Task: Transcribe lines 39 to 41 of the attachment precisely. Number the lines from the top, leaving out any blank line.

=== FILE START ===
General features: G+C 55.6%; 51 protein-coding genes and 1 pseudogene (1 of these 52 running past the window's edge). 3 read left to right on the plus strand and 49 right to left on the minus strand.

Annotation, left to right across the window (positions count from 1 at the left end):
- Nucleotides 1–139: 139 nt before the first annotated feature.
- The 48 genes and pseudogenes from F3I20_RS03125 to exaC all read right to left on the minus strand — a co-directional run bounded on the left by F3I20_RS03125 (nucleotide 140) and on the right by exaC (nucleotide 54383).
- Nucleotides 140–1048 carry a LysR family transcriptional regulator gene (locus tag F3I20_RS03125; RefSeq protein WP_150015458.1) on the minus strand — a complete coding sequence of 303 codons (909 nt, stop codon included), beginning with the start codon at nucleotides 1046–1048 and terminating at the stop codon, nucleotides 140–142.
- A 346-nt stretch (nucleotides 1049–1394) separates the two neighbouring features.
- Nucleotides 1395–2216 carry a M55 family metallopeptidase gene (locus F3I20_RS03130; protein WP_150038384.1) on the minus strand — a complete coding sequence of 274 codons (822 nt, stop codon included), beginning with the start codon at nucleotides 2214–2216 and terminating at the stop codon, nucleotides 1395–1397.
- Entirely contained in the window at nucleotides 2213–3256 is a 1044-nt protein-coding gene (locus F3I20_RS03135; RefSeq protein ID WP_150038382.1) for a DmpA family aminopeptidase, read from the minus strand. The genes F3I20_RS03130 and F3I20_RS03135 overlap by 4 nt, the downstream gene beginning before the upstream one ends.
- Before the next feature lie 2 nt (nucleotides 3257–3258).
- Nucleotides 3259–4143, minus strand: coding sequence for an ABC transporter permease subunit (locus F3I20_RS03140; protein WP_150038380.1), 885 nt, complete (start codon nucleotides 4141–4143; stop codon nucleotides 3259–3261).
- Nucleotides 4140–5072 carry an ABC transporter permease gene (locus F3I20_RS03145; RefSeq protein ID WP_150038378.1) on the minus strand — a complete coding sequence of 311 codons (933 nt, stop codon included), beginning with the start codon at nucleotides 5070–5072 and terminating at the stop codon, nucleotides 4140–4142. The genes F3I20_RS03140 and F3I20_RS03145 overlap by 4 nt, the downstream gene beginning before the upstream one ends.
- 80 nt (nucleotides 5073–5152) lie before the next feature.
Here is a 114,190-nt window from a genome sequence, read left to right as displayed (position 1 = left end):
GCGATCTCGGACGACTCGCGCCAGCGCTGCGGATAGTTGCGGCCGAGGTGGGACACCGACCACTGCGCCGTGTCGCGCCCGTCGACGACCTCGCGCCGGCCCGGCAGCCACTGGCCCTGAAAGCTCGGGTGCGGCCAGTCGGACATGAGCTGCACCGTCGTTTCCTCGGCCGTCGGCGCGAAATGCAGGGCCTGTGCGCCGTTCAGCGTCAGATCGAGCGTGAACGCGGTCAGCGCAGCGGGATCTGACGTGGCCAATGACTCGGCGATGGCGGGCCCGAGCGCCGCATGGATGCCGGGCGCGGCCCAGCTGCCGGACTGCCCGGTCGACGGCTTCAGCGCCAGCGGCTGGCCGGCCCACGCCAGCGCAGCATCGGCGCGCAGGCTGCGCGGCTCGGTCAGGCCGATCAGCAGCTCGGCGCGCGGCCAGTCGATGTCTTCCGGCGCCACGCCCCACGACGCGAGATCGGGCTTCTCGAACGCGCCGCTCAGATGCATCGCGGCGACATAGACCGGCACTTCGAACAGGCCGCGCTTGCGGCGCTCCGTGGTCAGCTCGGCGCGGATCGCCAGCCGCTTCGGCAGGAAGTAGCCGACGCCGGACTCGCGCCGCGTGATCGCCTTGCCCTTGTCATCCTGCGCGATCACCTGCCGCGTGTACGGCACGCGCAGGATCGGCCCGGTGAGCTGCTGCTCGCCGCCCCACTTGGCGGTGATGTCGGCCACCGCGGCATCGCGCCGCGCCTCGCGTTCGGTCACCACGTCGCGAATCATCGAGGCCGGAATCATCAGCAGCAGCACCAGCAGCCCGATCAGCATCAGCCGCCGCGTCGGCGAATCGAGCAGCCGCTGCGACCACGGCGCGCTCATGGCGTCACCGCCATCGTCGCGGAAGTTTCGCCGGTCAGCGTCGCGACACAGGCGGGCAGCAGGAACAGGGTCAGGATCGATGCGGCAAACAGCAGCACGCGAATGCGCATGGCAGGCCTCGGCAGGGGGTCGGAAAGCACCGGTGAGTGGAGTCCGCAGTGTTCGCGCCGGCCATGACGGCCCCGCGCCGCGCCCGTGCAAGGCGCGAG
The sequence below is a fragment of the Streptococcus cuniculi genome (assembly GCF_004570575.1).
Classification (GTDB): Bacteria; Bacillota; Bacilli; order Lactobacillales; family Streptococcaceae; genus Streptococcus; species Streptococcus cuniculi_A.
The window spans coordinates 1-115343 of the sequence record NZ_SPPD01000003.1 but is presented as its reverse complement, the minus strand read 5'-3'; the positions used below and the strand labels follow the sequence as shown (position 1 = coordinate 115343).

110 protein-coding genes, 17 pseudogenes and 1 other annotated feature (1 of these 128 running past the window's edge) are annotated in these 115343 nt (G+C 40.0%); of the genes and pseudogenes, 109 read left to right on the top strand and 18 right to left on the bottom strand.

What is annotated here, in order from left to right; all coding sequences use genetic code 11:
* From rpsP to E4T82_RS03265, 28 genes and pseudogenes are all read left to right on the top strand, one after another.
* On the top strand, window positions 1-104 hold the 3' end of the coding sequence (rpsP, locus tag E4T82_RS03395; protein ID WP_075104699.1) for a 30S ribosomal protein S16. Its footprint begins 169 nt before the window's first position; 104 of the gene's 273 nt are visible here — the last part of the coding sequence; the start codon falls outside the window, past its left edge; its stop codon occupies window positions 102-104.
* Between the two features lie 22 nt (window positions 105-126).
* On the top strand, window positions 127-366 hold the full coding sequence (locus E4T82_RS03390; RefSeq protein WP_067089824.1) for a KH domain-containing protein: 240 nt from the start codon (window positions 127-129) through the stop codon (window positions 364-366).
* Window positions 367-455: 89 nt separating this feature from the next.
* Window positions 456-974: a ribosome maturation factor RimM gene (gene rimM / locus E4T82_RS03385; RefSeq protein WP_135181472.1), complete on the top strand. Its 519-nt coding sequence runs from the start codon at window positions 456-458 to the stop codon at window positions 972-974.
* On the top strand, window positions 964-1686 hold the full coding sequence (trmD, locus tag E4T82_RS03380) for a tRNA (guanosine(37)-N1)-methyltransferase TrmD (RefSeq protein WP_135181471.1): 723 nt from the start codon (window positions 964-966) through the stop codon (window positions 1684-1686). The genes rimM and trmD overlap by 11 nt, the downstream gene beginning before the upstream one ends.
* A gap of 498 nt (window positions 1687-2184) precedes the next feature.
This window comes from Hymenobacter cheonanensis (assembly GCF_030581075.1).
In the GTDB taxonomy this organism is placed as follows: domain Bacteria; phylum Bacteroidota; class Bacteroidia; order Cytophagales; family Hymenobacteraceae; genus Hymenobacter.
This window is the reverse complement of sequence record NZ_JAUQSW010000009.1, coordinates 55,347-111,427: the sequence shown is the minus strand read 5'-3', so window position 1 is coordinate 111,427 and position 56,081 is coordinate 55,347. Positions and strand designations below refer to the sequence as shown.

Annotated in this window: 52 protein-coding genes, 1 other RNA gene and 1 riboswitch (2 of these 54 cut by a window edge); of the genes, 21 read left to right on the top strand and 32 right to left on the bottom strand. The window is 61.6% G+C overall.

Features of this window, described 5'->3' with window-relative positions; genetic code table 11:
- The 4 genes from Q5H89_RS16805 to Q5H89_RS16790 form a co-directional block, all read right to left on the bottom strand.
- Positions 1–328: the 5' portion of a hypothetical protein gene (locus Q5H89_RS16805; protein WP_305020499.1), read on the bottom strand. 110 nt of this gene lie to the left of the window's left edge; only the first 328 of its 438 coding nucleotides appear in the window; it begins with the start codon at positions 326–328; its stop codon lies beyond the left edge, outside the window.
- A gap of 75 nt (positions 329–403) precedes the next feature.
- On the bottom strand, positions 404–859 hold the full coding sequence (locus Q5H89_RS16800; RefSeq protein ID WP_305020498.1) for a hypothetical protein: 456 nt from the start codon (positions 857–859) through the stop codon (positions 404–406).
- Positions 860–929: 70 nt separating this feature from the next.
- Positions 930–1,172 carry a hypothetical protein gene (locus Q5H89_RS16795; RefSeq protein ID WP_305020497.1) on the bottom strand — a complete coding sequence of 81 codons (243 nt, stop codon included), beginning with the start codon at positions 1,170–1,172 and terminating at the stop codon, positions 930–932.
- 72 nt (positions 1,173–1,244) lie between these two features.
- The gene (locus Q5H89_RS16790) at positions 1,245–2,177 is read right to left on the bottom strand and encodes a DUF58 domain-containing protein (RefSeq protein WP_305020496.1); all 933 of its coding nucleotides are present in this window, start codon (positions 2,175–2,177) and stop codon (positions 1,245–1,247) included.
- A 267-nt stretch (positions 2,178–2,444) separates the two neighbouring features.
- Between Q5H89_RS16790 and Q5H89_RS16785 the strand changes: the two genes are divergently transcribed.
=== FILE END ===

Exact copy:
- 72 nt (positions 1,173–1,244) lie between these two features.
- The gene (locus Q5H89_RS16790) at positions 1,245–2,177 is read right to left on the bottom strand and encodes a DUF58 domain-containing protein (RefSeq protein WP_305020496.1); all 933 of its coding nucleotides are present in this window, start codon (positions 2,175–2,177) and stop codon (positions 1,245–1,247) included.
- A 267-nt stretch (positions 2,178–2,444) separates the two neighbouring features.